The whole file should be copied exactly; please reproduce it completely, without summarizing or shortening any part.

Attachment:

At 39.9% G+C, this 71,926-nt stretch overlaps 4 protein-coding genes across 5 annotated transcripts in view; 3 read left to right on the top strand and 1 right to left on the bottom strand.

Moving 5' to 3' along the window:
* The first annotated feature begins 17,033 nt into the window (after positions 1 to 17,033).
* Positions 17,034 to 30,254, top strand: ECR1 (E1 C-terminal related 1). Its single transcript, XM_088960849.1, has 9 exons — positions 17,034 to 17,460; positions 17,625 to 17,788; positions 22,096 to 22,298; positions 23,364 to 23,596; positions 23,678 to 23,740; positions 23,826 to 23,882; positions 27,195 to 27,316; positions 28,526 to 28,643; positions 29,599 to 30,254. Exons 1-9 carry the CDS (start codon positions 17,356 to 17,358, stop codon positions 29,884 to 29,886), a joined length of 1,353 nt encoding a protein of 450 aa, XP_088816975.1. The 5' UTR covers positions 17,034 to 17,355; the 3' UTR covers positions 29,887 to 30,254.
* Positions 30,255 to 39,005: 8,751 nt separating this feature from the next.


At 39.9% G+C, this 71,926-nt stretch overlaps 4 protein-coding genes across 5 annotated transcripts in view; 3 read left to right on the top strand and 1 right to left on the bottom strand.

Moving 5' to 3' along the window:
* The first annotated feature begins 17,033 nt into the window (after positions 1 to 17,033).
* Positions 17,034 to 30,254, top strand: ECR1 (E1 C-terminal related 1). Its single transcript, XM_088960849.1, has 9 exons — positions 17,034 to 17,460; positions 17,625 to 17,788; positions 22,096 to 22,298; positions 23,364 to 23,596; positions 23,678 to 23,740; positions 23,826 to 23,882; positions 27,195 to 27,316; positions 28,526 to 28,643; positions 29,599 to 30,254. Exons 1-9 carry the CDS (start codon positions 17,356 to 17,358, stop codon positions 29,884 to 29,886), a joined length of 1,353 nt encoding a protein of 450 aa, XP_088816975.1. The 5' UTR covers positions 17,034 to 17,355; the 3' UTR covers positions 29,887 to 30,254.
* Positions 30,255 to 39,005: 8,751 nt separating this feature from the next.